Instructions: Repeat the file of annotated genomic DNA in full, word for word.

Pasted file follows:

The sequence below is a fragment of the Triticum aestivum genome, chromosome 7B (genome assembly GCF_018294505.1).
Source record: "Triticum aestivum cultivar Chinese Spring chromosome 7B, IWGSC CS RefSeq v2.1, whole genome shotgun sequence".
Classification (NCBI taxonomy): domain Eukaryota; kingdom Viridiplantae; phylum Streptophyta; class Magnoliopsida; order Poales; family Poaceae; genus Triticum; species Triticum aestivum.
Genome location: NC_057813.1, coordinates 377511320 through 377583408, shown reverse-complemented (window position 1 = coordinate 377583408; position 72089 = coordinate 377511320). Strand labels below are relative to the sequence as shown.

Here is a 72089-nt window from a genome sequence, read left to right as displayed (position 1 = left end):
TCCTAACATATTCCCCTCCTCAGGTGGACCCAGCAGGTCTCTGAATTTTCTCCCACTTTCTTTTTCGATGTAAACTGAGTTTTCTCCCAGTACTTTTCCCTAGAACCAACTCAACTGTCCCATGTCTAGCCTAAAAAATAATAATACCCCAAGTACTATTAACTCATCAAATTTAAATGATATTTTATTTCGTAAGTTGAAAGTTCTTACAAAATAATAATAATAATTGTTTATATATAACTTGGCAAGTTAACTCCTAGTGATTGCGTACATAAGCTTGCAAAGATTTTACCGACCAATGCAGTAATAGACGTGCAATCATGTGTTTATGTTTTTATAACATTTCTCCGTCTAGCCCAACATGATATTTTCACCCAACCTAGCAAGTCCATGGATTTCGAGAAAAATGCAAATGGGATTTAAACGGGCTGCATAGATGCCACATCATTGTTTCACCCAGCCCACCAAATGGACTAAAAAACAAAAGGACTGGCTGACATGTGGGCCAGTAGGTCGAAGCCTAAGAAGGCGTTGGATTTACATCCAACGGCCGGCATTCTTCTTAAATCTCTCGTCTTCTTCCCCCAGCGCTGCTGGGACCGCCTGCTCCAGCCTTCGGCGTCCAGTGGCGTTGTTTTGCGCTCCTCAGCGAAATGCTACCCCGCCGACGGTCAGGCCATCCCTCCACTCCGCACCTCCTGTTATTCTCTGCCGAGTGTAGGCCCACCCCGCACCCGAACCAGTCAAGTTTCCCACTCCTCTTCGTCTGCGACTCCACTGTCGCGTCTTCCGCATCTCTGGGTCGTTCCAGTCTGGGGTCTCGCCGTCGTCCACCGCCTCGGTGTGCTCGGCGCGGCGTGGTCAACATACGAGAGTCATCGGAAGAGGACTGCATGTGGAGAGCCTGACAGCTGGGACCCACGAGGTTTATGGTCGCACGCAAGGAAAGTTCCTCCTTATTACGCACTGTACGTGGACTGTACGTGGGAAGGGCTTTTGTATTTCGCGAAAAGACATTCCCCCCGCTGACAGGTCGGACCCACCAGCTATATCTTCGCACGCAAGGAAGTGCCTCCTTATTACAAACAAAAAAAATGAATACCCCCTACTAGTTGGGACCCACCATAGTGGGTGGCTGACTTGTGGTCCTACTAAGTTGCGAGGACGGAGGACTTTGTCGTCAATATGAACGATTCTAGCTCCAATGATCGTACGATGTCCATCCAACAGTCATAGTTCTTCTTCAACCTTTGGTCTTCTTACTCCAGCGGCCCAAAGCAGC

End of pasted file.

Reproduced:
The sequence below is a fragment of the Triticum aestivum genome, chromosome 7B (genome assembly GCF_018294505.1).
Source record: "Triticum aestivum cultivar Chinese Spring chromosome 7B, IWGSC CS RefSeq v2.1, whole genome shotgun sequence".
Classification (NCBI taxonomy): domain Eukaryota; kingdom Viridiplantae; phylum Streptophyta; class Magnoliopsida; order Poales; family Poaceae; genus Triticum; species Triticum aestivum.
Genome location: NC_057813.1, coordinates 377511320 through 377583408, shown reverse-complemented (window position 1 = coordinate 377583408; position 72089 = coordinate 377511320). Strand labels below are relative to the sequence as shown.

Here is a 72089-nt window from a genome sequence, read left to right as displayed (position 1 = left end):
TCCTAACATATTCCCCTCCTCAGGTGGACCCAGCAGGTCTCTGAATTTTCTCCCACTTTCTTTTTCGATGTAAACTGAGTTTTCTCCCAGTACTTTTCCCTAGAACCAACTCAACTGTCCCATGTCTAGCCTAAAAAATAATAATACCCCAAGTACTATTAACTCATCAAATTTAAATGATATTTTATTTCGTAAGTTGAAAGTTCTTACAAAATAATAATAATAATTGTTTATATATAACTTGGCAAGTTAACTCCTAGTGATTGCGTACATAAGCTTGCAAAGATTTTACCGACCAATGCAGTAATAGACGTGCAATCATGTGTTTATGTTTTTATAACATTTCTCCGTCTAGCCCAACATGATATTTTCACCCAACCTAGCAAGTCCATGGATTTCGAGAAAAATGCAAATGGGATTTAAACGGGCTGCATAGATGCCACATCATTGTTTCACCCAGCCCACCAAATGGACTAAAAAACAAAAGGACTGGCTGACATGTGGGCCAGTAGGTCGAAGCCTAAGAAGGCGTTGGATTTACATCCAACGGCCGGCATTCTTCTTAAATCTCTCGTCTTCTTCCCCCAGCGCTGCTGGGACCGCCTGCTCCAGCCTTCGGCGTCCAGTGGCGTTGTTTTGCGCTCCTCAGCGAAATGCTACCCCGCCGACGGTCAGGCCATCCCTCCACTCCGCACCTCCTGTTATTCTCTGCCGAGTGTAGGCCCACCCCGCACCCGAACCAGTCAAGTTTCCCACTCCTCTTCGTCTGCGACTCCACTGTCGCGTCTTCCGCATCTCTGGGTCGTTCCAGTCTGGGGTCTCGCCGTCGTCCACCGCCTCGGTGTGCTCGGCGCGGCGTGGTCAACATACGAGAGTCATCGGAAGAGGACTGCATGTGGAGAGCCTGACAGCTGGGACCCACGAGGTTTATGGTCGCACGCAAGGAAAGTTCCTCCTTATTACGCACTGTACGTGGACTGTACGTGGGAAGGGCTTTTGTATTTCGCGAAAAGACATTCCCCCCGCTGACAGGTCGGACCCACCAGCTATATCTTCGCACGCAAGGAAGTGCCTCCTTATTACAAACAAAAAAAATGAATACCCCCTACTAGTTGGGACCCACCATAGTGGGTGGCTGACTTGTGGTCCTACTAAGTTGCGAGGACGGAGGACTTTGTCGTCAATATGAACGATTCTAGCTCCAATGATCGTACGATGTCCATCCAACAGTCATAGTTCTTCTTCAACCTTTGGTCTTCTTACTCCAGCGGCCCAAAGCAGC